Morphine inhibits Purkinje cell survival and dendritic differentiation in organotypic cultures of the mouse cerebellum

Kurt F. Hauser, Julie A. Gurwell, Carol S. Turbek

Research output: Contribution to journalArticlepeer-review

55 Scopus citations

Abstract

The effects of morphine on the morphogenesis and survival of calbindin-D(28k)-immunoreactive Purkinje cells were studied in organotypic explant cultures isolated from 1- or 7-day-old mouse cerebella. To reduce experimental variability, bilaterally matched pairs of organotypic cultures were used to compare the effects of opiate drug treatment. One explant within each pair was untreated, while the remaining explant was continuously treated for 7 to 10 days with morphine, morphine plus naloxone, or naloxone alone. In explants derived from 1-day-old mice, morphine treatment significantly reduced Purkinje cell dendritic length compared to symmetrically matched untreated control explants. The concentration of morphine estimated to cause a half-maximal reduction (EC50) in dendritic length was 4.9 x 10-8 M. At higher concentrations (EC50 = 3.6 x 10-6M), morphine also significantly decreased the number of Purkinje cells in explants from 1-day old mice compared to untreated explants. Electron microscopy identified increased numbers of degenerating Purkinje cells in explants derived from 1-day-old mice. This showed that high concentrations (10-5M) of morphine reduced Purkinje cell numbers by decreasing their rate of survival. In explants derived from 7-day-old mice, morphine (10-5 M) neither affected Purkinje cell dendritic length nor cell numbers compared to symmetrically matched untreated (control) explants. Collectively, these findings suggest that morphine per se, through a direct action on the cerebellum, can affect Purkinje cell differentiation and survival. The results additionally suggest that there is a critical period during development when Purkinje cells are especially vulnerable to the effects of morphine.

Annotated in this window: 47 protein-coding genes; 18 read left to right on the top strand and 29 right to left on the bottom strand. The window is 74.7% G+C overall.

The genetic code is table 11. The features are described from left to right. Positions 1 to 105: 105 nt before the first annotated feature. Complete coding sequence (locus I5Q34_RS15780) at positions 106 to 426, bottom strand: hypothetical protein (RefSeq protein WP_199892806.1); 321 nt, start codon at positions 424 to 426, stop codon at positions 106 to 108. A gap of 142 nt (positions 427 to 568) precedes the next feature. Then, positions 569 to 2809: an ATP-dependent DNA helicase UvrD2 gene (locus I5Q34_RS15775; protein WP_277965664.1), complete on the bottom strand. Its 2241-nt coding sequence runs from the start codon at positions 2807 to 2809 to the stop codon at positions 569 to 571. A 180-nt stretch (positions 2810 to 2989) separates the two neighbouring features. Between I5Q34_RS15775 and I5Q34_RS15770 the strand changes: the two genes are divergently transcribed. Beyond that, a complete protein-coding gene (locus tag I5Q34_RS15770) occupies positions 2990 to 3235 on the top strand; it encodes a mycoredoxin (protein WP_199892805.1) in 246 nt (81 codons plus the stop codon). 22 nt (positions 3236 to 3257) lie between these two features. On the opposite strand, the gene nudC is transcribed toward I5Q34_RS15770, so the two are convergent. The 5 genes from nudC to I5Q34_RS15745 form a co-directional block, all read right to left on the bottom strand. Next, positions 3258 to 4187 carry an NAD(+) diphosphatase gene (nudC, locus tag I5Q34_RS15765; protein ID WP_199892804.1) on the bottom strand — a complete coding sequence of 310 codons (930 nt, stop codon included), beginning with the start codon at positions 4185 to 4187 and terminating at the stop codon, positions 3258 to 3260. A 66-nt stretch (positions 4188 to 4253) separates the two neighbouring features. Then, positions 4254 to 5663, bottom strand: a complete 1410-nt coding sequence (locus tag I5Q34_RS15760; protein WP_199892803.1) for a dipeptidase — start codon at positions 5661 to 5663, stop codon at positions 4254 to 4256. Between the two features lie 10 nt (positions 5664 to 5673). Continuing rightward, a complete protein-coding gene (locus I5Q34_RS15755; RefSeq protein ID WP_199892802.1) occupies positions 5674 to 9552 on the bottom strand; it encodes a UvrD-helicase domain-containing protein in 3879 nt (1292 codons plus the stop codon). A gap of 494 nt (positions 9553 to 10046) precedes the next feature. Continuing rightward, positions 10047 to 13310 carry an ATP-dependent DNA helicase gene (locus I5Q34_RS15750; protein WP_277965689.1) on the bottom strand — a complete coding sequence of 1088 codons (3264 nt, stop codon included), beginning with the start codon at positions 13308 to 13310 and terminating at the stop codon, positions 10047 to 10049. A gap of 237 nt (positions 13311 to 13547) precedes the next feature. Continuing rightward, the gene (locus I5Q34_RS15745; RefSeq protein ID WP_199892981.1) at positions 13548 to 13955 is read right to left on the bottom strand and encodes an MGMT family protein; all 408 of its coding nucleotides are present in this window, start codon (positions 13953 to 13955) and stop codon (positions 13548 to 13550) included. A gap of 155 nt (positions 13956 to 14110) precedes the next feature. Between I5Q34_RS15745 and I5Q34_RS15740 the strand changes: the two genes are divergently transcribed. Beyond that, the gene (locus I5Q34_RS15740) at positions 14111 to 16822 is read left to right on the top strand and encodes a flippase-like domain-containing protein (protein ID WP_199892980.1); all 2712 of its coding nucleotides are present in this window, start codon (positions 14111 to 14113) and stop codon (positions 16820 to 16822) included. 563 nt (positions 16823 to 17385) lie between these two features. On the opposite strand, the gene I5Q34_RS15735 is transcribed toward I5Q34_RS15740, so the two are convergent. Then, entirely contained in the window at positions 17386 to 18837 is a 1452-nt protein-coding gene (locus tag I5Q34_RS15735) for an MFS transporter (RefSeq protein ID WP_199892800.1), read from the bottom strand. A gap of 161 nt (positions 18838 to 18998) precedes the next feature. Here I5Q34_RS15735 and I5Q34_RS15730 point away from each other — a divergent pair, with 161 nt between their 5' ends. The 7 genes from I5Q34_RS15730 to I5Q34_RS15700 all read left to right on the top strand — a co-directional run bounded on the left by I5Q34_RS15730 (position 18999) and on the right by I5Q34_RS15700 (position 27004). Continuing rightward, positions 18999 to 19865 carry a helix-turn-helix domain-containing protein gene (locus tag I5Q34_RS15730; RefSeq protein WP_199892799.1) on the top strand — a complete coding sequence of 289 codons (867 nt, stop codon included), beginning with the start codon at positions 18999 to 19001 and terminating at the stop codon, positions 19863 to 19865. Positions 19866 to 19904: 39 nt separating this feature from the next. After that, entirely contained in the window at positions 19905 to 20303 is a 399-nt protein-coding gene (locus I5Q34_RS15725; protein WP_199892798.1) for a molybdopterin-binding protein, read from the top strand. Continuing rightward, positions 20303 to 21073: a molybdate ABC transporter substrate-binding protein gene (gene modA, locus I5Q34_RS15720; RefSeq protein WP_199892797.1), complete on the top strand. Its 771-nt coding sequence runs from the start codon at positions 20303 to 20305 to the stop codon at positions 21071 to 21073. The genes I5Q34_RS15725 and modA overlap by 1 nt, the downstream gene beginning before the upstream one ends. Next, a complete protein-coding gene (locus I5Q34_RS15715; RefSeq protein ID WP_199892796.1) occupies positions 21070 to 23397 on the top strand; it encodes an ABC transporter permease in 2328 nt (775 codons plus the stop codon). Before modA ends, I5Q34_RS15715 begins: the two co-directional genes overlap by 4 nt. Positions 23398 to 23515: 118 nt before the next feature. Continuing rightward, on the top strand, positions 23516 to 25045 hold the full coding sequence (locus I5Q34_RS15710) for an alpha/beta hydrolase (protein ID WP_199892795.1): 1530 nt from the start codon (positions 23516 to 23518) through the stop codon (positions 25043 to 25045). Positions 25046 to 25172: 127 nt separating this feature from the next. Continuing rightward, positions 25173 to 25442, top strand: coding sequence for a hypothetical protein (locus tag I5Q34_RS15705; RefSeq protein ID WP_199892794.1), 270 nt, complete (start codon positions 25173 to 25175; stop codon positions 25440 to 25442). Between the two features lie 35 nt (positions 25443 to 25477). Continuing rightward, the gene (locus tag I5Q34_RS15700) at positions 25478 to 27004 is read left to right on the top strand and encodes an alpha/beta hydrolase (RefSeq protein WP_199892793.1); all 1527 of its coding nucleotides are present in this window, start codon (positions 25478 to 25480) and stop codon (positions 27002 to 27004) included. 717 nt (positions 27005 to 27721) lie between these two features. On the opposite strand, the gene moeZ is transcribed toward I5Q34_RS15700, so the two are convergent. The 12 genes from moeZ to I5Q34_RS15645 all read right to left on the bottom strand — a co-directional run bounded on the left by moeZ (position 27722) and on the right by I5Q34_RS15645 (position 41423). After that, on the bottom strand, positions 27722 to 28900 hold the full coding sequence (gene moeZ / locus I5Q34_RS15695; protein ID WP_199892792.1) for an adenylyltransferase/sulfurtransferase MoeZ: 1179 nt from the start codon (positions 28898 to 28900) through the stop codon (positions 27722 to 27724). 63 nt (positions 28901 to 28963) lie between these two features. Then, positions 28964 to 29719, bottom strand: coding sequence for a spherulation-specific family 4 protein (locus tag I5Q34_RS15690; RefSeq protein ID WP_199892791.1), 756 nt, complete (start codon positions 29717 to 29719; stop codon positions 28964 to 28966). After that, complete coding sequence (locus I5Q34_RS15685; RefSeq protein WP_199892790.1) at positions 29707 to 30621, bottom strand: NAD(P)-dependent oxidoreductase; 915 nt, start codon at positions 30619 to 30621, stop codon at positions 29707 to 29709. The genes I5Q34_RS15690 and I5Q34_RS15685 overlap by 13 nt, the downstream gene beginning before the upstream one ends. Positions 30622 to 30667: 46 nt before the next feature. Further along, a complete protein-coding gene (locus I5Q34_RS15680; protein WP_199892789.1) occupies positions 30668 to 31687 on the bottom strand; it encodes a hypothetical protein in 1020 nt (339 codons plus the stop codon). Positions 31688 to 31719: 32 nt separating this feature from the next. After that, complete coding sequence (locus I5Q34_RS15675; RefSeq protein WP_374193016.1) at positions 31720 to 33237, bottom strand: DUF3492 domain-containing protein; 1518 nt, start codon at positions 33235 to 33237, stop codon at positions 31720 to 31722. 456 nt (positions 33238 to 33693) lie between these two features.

Original languageEnglish
Pages (from-to)95-105
Number of pages11
JournalExperimental Neurology
Volume130
Issue number1
DOIs
StatePublished - Nov 1994

ASJC Scopus subject areas

  • Neurology
  • Developmental Neuroscience

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